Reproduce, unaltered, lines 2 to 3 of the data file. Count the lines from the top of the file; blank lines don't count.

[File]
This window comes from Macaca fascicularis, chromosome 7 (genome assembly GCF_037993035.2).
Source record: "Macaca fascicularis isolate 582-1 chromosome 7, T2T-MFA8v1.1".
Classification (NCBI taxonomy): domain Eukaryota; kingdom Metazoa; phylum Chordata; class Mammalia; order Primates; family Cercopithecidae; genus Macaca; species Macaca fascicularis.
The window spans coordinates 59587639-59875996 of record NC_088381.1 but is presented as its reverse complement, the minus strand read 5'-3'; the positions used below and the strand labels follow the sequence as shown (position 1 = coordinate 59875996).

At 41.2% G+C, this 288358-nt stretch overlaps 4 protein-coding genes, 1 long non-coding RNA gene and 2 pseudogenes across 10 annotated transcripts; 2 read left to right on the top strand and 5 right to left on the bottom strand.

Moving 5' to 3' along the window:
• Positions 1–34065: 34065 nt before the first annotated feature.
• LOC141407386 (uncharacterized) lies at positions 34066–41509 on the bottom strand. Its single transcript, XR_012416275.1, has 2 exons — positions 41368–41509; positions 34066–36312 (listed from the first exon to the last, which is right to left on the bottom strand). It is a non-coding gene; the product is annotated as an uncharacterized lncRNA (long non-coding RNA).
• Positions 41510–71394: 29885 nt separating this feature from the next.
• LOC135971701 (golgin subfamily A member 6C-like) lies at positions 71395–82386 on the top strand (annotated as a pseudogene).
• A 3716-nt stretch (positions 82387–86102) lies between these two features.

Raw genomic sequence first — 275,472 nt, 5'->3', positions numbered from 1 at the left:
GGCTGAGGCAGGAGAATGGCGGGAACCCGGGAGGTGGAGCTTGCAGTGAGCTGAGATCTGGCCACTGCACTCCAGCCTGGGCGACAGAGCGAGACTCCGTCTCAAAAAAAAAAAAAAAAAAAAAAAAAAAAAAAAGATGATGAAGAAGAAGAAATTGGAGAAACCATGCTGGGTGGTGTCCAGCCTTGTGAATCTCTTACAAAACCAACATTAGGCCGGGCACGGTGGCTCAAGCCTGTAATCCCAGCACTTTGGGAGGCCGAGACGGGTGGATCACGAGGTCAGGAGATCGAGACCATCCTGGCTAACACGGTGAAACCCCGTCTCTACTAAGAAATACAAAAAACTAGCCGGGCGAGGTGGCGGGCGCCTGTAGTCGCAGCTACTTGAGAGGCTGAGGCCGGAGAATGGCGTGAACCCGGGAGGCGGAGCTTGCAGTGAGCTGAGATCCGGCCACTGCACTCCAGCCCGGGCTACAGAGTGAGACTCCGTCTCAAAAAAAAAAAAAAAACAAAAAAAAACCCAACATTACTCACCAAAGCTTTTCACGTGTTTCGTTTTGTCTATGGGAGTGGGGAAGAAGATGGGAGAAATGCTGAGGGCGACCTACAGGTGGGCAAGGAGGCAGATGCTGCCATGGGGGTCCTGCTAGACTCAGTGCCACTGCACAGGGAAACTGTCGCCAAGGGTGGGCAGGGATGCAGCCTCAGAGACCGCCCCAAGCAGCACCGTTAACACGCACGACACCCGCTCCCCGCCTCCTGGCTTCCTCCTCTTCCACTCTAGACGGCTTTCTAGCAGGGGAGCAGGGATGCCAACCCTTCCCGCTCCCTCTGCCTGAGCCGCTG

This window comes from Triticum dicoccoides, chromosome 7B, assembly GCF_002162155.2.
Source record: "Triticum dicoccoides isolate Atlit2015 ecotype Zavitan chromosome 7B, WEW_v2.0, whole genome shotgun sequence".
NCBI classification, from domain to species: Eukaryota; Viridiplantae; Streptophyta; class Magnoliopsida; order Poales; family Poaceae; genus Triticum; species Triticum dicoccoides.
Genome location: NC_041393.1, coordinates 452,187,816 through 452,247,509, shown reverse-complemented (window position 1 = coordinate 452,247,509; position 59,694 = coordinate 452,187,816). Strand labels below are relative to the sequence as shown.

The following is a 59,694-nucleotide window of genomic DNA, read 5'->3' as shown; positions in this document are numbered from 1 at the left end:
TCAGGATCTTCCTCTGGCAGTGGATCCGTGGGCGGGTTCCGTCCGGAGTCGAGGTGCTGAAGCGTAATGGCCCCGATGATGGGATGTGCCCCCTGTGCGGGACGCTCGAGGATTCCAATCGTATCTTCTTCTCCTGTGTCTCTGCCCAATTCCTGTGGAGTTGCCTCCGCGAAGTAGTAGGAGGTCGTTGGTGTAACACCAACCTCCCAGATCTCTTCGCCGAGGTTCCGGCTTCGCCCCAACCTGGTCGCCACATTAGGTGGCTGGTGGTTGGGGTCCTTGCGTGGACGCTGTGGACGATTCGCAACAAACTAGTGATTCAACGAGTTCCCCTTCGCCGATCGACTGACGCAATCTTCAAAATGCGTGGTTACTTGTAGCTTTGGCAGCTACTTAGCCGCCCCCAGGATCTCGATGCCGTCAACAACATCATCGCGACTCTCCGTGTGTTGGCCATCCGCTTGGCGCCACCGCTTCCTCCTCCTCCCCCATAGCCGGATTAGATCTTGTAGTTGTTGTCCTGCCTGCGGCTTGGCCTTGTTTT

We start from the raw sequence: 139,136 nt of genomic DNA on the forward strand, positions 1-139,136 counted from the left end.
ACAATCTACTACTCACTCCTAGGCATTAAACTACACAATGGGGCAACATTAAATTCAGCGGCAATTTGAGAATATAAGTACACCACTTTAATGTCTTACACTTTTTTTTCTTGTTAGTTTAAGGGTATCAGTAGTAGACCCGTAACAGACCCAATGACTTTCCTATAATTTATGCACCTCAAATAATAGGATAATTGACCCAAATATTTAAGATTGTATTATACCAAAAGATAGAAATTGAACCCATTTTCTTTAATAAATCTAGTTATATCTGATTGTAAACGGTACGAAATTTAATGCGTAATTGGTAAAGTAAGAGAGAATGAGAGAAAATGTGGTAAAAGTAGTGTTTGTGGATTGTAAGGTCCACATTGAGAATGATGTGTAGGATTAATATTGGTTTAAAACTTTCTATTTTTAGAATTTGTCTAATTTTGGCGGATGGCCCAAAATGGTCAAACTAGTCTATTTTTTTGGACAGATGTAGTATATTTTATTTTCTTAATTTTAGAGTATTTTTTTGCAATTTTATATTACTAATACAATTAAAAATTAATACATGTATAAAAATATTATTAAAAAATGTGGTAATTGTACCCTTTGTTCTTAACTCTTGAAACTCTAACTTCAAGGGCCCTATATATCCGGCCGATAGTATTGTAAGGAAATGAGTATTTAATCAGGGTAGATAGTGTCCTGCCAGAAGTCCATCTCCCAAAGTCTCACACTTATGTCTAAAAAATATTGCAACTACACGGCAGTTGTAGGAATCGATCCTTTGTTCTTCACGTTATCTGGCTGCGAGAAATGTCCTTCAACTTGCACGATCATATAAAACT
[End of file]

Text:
Source record: "Macaca fascicularis isolate 582-1 chromosome 7, T2T-MFA8v1.1".
Classification (NCBI taxonomy): domain Eukaryota; kingdom Metazoa; phylum Chordata; class Mammalia; order Primates; family Cercopithecidae; genus Macaca; species Macaca fascicularis.